The purpose of the Northeast Sector Plan is to outline specific land use goals, policies and recommendations for the planning area, while being consistent with the overall adopted comprehensive plan for the community.
The program assists farmers who have not previously had or who do not currently have substantial ownership interest in farmland in financing their agricultural businesses to start or keep them in farming. By making loans available at below-market interest rates through private lenders, Kansas Development Finance Authority assists farmers to become valuable assets for the state of Kansas.
The Midwest Organic and Sustainable Education Service offers Land Link-Up, an online list where those seeking land to farm and farmland owners can post descriptions of farmland sought and of farmland for rent/sale along with contact information.
An easement from Riley County, Kansas that provides recorded right to farm protections on agricultural property.
Ordinance amending Wichita, Kansas' zoning code to allow farmers' markets as a permitted use.
An ecolabel is a seal or a logo indicating that a product has met a certain set of environmental and/or social standards or attributes. Ecolabels offer one avenue to educate consumers about locally grown, sustainably-raised foods.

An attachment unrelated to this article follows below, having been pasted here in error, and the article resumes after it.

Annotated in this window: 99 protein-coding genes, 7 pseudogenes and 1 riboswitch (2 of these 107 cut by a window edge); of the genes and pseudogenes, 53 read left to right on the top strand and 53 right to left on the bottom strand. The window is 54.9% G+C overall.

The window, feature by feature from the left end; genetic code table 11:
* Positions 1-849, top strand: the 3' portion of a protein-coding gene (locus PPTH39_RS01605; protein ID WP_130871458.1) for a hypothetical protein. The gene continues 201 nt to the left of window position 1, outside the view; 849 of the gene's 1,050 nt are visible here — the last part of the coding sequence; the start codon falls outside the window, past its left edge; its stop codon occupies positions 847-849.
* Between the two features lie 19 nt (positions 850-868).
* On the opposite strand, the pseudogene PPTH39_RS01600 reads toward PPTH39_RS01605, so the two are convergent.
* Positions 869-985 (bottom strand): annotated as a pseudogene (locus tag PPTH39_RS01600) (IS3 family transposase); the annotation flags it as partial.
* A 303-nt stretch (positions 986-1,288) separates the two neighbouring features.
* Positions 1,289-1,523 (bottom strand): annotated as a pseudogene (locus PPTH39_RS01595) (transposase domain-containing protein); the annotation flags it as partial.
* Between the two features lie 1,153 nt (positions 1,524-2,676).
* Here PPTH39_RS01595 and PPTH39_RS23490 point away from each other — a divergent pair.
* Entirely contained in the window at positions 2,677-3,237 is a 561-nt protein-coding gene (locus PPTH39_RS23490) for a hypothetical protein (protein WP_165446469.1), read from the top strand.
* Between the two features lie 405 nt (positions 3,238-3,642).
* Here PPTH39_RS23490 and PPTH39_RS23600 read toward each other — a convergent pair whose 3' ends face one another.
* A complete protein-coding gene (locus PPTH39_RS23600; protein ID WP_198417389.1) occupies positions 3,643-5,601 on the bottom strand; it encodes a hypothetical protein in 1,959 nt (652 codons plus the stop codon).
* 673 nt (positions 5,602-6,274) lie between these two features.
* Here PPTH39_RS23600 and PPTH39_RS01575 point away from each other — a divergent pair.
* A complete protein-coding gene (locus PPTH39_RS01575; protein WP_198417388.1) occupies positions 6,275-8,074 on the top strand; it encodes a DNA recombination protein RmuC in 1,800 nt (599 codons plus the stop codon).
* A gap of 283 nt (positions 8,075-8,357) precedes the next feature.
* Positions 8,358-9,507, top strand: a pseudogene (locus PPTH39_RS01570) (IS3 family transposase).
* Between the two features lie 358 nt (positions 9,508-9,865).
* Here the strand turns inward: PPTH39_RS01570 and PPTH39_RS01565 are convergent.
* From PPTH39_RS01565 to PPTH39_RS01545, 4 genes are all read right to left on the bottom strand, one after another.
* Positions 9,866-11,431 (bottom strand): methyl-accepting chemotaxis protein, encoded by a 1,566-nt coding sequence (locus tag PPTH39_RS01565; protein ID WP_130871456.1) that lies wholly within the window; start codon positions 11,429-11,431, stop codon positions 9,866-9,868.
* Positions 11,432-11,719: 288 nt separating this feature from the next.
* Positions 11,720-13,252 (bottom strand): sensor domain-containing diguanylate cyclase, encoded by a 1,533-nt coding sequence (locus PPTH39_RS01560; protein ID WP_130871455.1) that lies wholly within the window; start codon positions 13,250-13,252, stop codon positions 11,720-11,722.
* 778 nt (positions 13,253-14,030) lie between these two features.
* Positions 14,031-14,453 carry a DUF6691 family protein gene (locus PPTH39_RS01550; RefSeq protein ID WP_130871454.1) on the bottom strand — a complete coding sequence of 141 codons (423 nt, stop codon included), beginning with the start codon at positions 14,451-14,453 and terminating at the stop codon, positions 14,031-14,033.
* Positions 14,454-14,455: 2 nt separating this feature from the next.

The Leopold Center for Sustainable Agriculture partnered in a pilot with the Iowa State University Business Analysis Laboratory to conduct consumer and food business market research related to ecolabels.
An ecolabel is a seal or logo indicating that a product has met a certain set of environmental and/or social standards or attributes. Ecolabels offer one important avenue to educate consumers about locally grown, sustainably raised foods.
The Leopold Center for Sustainable Agriculture partnered with the Iowa State University Business Analysis Laboratory in the second phase of a pilot project to conduct consumer market research on food ecolabels and perceptions of locally grown foods. The specific objectives for Phase II were as follows:
For the past 20 years, we have heard a great deal about Community Supported Agriculture as a novel marketing and community-building concept. The accepted history of Community Supported Agriculture in the United States is that Jan VanderTuin brought the concept from Switzerland in 1984. CSA projects had been sprouting up there and in other parts of Europe since the 1960s. Such enterprises also were found in Japan in the 1960s when women’s neighborhood groups began approaching farmers to develop direct, cooperative relationships between producers and consumers, known as ‘teikei.’